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Lamar Burks has maintained his innocence for nearly 25 years in a murder case that has been marked by conflicting eyewitness accounts and the conviction of a DEA agent on corruption charges.
Criminalizing those who sell drugs by enacting more punitive laws may lead to more dangerous drug use and will disproportionately affect communities of color, a new report suggests.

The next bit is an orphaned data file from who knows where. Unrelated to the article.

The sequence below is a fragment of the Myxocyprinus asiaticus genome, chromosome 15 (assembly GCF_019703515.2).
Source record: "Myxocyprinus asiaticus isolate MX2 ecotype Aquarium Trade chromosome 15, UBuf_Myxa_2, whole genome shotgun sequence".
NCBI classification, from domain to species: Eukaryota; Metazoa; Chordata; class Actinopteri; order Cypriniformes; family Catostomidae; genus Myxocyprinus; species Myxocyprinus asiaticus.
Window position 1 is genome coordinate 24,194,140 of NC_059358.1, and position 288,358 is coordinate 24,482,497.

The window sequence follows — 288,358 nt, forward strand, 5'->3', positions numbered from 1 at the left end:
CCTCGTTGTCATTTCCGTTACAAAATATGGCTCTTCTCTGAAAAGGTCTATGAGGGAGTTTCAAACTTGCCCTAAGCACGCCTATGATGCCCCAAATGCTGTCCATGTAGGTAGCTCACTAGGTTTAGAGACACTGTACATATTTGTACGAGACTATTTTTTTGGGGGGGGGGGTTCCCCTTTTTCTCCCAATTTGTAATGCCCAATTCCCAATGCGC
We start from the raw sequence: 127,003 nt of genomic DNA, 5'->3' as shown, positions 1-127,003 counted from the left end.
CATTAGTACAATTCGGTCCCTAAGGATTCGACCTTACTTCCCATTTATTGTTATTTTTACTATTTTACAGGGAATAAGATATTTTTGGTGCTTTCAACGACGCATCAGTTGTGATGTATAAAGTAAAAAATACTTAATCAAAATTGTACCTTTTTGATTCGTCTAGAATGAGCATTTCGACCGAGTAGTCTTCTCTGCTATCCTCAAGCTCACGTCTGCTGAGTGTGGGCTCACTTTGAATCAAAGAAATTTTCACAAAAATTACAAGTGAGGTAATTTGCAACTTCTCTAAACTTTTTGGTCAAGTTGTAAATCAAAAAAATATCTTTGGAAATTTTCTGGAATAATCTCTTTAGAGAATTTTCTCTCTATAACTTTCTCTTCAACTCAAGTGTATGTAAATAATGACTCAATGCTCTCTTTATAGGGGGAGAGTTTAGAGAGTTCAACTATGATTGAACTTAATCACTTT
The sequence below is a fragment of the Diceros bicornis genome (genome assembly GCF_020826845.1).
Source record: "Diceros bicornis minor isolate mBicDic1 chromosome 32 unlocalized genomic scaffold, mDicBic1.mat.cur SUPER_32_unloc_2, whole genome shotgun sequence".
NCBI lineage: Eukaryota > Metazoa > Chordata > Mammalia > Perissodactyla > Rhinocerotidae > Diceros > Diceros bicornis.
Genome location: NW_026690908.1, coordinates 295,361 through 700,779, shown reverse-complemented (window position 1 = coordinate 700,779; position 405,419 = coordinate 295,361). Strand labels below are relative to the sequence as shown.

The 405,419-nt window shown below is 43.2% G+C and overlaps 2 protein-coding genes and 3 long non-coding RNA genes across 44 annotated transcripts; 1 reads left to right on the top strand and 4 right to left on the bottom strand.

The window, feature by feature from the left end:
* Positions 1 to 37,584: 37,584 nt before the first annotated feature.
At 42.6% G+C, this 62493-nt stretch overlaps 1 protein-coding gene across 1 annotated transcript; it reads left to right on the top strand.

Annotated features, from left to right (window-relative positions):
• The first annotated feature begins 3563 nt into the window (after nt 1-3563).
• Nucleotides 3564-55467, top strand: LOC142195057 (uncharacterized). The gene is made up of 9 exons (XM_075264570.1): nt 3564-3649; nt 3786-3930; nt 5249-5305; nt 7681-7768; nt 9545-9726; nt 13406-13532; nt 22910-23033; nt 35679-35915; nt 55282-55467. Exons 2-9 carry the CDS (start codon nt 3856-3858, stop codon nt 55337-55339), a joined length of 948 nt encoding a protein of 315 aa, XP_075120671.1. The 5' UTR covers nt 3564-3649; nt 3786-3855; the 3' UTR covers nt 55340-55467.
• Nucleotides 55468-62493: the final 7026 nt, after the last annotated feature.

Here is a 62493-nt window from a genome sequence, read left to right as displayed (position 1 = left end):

Zachary A. Siegel
Trooper testimony inconsistent with video and misconduct among state and local law enforcement in New Hampshire and Massachusetts have caused at least 15 drug cases to unravel.
In 2000, Lamar Burks was convicted of murder and given a 70-year sentence. But the federal indictment of a DEA agent and witnesses who say Burks is innocent have raised new questions about his case.